Fewer than half of the four-year-olds who applied during the the second round of pre-kindergarten admissions in July got seats in public school programs, according to statistics released late yesterday by the Department of Education. There were 8,753 applicants and only 4,053 children -- 46% -- got a slot.  

Registration begins on Sept. 8, and goes through Sept. 16. Check the DOE's site for what you need to enroll your child. Make sure to bring your offer letter, your child’s birth certificate or passport, immunization records and two documents with proof of address.

In the first round of admissions last spring, 28,815 families applied to school pre-k programs but there was space for only 19,834 children, leaving some 9,000 applicants without a seat.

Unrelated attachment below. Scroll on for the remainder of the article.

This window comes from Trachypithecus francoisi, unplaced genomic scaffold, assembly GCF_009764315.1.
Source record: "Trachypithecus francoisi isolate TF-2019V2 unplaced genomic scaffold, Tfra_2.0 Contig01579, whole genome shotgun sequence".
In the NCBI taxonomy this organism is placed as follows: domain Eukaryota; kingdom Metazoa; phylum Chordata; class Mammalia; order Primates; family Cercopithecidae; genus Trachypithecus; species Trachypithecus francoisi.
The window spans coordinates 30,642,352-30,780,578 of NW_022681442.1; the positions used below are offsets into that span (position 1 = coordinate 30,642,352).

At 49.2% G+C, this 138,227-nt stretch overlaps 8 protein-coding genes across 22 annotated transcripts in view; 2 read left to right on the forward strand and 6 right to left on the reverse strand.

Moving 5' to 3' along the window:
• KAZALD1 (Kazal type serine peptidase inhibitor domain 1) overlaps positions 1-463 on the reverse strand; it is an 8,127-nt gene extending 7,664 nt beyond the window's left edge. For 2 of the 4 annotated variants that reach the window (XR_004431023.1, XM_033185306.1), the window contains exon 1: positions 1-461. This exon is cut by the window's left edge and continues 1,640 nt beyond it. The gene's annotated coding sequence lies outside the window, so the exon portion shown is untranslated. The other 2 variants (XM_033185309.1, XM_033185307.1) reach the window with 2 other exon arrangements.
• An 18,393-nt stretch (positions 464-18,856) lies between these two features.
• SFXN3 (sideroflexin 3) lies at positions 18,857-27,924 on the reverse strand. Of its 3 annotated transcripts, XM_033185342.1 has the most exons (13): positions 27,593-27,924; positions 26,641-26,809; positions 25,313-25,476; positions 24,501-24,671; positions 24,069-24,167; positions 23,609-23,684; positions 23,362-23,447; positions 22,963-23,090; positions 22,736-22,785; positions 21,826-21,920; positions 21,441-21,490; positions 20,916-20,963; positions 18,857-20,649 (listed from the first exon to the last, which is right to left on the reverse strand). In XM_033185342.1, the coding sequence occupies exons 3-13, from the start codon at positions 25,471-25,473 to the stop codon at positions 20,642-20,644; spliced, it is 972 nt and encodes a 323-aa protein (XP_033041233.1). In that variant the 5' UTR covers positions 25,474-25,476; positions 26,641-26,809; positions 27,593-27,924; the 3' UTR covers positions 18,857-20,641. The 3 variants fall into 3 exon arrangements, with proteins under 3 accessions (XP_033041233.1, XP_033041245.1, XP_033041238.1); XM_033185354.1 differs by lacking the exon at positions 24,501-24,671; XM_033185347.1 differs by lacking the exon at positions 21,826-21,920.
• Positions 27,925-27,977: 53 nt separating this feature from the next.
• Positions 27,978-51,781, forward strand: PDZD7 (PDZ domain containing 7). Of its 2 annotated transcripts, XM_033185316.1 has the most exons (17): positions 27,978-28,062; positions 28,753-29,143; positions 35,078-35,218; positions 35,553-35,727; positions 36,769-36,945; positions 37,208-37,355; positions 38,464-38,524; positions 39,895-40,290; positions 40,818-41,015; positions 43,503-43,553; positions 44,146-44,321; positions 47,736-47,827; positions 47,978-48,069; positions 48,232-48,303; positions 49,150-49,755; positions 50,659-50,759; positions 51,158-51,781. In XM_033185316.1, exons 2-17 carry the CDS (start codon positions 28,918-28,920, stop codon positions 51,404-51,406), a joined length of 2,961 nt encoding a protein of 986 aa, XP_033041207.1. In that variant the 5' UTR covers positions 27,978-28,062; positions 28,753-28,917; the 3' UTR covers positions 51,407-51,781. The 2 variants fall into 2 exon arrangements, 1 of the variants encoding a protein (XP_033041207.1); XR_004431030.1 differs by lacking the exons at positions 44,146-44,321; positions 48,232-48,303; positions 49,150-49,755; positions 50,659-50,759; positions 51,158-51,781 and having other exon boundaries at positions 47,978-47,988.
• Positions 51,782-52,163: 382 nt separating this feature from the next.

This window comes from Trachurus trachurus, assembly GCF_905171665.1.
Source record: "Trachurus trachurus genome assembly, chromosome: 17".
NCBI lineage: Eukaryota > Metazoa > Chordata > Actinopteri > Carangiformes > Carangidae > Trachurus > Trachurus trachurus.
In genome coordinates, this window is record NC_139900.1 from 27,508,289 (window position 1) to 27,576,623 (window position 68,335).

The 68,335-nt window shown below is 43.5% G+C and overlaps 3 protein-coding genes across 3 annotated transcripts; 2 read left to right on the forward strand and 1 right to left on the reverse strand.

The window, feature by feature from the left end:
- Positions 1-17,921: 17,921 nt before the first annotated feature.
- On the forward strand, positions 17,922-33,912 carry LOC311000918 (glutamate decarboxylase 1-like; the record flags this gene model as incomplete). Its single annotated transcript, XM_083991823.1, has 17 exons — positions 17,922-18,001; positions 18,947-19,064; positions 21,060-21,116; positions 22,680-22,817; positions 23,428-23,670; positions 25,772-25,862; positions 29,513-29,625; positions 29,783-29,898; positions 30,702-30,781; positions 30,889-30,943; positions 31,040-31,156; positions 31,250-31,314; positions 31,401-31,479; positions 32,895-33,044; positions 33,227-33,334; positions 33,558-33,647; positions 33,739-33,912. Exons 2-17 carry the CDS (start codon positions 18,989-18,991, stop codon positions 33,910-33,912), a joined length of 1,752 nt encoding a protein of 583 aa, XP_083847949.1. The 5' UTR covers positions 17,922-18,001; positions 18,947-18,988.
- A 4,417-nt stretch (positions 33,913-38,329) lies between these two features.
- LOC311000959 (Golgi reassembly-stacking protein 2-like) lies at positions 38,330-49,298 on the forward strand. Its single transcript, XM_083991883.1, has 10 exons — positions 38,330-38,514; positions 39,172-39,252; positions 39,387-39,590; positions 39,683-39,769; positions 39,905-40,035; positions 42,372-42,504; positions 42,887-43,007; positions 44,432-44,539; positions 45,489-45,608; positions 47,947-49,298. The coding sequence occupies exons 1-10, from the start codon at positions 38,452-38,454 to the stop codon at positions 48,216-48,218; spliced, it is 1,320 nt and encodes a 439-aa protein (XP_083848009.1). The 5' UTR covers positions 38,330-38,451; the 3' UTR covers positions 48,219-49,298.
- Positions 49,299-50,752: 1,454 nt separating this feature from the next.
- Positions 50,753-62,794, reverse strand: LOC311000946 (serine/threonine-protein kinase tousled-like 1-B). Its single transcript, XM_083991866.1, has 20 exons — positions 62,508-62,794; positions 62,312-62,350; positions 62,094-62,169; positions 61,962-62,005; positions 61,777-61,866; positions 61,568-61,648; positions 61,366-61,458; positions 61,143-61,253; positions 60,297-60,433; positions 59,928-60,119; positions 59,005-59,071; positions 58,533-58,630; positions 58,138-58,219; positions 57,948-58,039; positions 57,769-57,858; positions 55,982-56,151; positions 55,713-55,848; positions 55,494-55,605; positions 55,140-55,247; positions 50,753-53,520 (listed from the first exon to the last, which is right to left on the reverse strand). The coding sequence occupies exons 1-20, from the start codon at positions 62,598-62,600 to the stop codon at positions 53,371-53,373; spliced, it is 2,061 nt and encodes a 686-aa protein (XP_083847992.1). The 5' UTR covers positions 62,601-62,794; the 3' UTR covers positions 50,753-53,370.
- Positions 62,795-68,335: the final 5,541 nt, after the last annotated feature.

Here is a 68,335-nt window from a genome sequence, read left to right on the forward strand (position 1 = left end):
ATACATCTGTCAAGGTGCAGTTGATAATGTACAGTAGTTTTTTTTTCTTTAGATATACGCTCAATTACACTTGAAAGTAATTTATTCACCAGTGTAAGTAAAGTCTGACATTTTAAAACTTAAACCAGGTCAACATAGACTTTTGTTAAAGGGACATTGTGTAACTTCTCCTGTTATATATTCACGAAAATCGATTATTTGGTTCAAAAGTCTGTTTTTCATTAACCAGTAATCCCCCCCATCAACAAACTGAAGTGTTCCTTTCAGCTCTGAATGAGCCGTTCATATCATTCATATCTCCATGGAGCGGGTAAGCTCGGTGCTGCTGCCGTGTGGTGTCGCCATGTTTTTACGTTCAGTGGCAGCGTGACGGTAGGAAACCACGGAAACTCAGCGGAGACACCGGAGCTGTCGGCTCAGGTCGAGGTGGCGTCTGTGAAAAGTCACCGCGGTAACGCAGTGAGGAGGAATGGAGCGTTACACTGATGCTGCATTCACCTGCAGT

With burgeoning kindergarten population citywide and waitlists persisting at some of the most crowded schools, there have been cutbacks in pre-k programs. The Daily News reported that only half of the children promised seats in Brooklyn's PS 101 will get them. The rest will be bused to another school.

In the past two years, many schools continued to have pre-k seats open even late in October, but by the time school starts most families have made other arrangements for their pre-school children or are unable to commute to programs far from home or to half day programs. There are thousand of spots available in local YMCA's, Head Starts, and community organizations but some charge a fee for a full-day program.

We'd like to hear about your experience with pre-K admissions. Did you get a spot? Were programs cut in your district?

(Post updated Sept. 8)